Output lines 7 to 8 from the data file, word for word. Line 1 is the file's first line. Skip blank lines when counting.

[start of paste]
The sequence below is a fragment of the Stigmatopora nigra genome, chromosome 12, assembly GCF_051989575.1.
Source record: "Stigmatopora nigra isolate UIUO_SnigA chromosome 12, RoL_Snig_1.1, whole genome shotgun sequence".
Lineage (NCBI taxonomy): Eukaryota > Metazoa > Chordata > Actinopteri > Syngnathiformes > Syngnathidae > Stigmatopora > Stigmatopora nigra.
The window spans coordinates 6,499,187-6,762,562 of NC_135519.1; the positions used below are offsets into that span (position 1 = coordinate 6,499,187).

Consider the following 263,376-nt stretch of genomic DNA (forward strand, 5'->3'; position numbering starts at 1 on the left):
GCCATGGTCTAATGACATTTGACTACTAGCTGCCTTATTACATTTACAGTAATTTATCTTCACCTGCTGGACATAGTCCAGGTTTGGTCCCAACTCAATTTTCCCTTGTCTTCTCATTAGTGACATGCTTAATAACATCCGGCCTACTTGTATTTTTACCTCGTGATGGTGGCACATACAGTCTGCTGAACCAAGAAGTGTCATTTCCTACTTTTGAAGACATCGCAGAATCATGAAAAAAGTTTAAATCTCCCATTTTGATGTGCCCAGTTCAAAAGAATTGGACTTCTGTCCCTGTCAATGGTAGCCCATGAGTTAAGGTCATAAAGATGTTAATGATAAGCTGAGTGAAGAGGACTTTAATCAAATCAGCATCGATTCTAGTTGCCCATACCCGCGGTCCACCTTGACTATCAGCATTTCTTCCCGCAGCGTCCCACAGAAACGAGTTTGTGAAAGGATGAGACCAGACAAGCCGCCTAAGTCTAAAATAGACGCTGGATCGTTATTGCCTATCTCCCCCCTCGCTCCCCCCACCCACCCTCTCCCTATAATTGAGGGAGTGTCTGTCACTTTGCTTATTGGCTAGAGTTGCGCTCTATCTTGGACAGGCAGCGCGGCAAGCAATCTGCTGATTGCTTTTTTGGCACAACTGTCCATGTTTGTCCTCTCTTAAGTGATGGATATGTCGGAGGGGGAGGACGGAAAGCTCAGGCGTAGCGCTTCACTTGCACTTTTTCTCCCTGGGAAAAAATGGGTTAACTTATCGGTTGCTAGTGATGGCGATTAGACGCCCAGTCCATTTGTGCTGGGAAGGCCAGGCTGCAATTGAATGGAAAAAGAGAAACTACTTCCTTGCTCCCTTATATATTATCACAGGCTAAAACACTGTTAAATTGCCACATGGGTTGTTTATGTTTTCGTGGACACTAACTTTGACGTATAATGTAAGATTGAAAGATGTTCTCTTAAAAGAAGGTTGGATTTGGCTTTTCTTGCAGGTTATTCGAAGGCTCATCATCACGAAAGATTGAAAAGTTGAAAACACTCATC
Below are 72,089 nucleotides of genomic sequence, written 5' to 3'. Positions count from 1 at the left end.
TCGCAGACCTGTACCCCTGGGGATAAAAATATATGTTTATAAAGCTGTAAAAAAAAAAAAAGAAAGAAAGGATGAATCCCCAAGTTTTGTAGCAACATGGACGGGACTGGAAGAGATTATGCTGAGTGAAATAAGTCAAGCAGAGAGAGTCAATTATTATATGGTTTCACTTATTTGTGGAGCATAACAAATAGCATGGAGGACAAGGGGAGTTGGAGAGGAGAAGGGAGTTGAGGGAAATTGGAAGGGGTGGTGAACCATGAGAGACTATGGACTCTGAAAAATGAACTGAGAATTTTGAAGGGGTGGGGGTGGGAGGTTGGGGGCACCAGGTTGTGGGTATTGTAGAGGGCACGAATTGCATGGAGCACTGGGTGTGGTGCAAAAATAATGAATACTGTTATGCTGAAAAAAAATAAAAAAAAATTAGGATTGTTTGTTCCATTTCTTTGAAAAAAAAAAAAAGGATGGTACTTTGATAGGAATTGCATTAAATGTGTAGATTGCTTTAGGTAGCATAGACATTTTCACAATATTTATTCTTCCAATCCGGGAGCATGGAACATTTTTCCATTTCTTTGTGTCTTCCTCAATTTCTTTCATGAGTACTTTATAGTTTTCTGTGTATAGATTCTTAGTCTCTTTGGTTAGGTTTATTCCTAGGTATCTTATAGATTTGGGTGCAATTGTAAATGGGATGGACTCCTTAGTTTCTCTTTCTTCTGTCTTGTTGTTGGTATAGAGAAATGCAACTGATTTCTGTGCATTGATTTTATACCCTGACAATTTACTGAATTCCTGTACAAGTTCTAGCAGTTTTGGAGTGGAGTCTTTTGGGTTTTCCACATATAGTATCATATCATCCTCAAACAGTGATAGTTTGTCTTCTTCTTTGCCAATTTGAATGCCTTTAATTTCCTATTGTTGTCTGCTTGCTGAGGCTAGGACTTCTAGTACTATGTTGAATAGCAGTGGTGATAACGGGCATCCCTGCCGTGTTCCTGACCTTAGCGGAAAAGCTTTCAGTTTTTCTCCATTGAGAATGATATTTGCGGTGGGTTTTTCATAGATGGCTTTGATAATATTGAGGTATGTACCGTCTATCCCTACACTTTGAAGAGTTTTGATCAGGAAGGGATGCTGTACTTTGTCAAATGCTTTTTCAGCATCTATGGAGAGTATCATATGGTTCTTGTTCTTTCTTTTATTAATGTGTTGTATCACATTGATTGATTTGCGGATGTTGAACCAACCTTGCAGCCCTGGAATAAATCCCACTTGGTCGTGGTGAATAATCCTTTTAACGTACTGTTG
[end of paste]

Below are 72,089 nucleotides of genomic sequence, written 5' to 3'. Positions count from 1 at the left end.
TCGCAGACCTGTACCCCTGGGGATAAAAATATATGTTTATAAAGCTGTAAAAAAAAAAAAAGAAAGAAAGGATGAATCCCCAAGTTTTGTAGCAACATGGACGGGACTGGAAGAGATTATGCTGAGTGAAATAAGTCAAGCAGAGAGAGTCAATTATTATATGGTTTCACTTATTTGTGGAGCATAACAAATAGCATGGAGGACAAGGGGAGTTGGAGAGGAGAAGGGAGTTGAGGGAAATTGGAAGGGGTGGTGAACCATGAGAGACTATGGACTCTGAAAAATGAACTGAGAATTTTGAAGGGGTGGGGGTGGGAGGTTGGGGGCACCAGGTTGTGGGTATTGTAGAGGGCACGAATTGCATGGAGCACTGGGTGTGGTGCAAAAATAATGAATACTGTTATGCTGAAAAAAAATAAAAAAAAATTAGGATTGTTTGTTCCATTTCTTTGAAAAAAAAAAAAAGGATGGTACTTTGATAGGAATTGCATTAAATGTGTAGATTGCTTTAGGTAGCATAGACATTTTCACAATATTTATTCTTCCAATCCGGGAGCATGGAACATTTTTCCATTTCTTTGTGTCTTCCTCAATTTCTTTCATGAGTACTTTATAGTTTTCTGTGTATAGATTCTTAGTCTCTTTGGTTAGGTTTATTCCTAGGTATCTTATAGATTTGGGTGCAATTGTAAATGGGATGGACTCCTTAGTTTCTCTTTCTTCTGTCTTGTTGTTGGTATAGAGAAATGCAACTGATTTCTGTGCATTGATTTTATACCCTGACAATTTACTGAATTCCTGTACAAGTTCTAGCAGTTTTGGAGTGGAGTCTTTTGGGTTTTCCACATATAGTATCATATCATCCTCAAACAGTGATAGTTTGTCTTCTTCTTTGCCAATTTGAATGCCTTTAATTTCCTATTGTTGTCTGCTTGCTGAGGCTAGGACTTCTAGTACTATGTTGAATAGCAGTGGTGATAACGGGCATCCCTGCCGTGTTCCTGACCTTAGCGGAAAAGCTTTCAGTTTTTCTCCATTGAGAATGATATTTGCGGTGGGTTTTTCATAGATGGCTTTGATAATATTGAGGTATGTACCGTCTATCCCTACACTTTGAAGAGTTTTGATCAGGAAGGGATGCTGTACTTTGTCAAATGCTTTTTCAGCATCTATGGAGAGTATCATATGGTTCTTGTTCTTTCTTTTATTAATGTGTTGTATCACATTGATTGATTTGCGGATGTTGAACCAACCTTGCAGCCCTGGAATAAATCCCACTTGGTCGTGGTGAATAATCCTTTTAACGTACTGTTG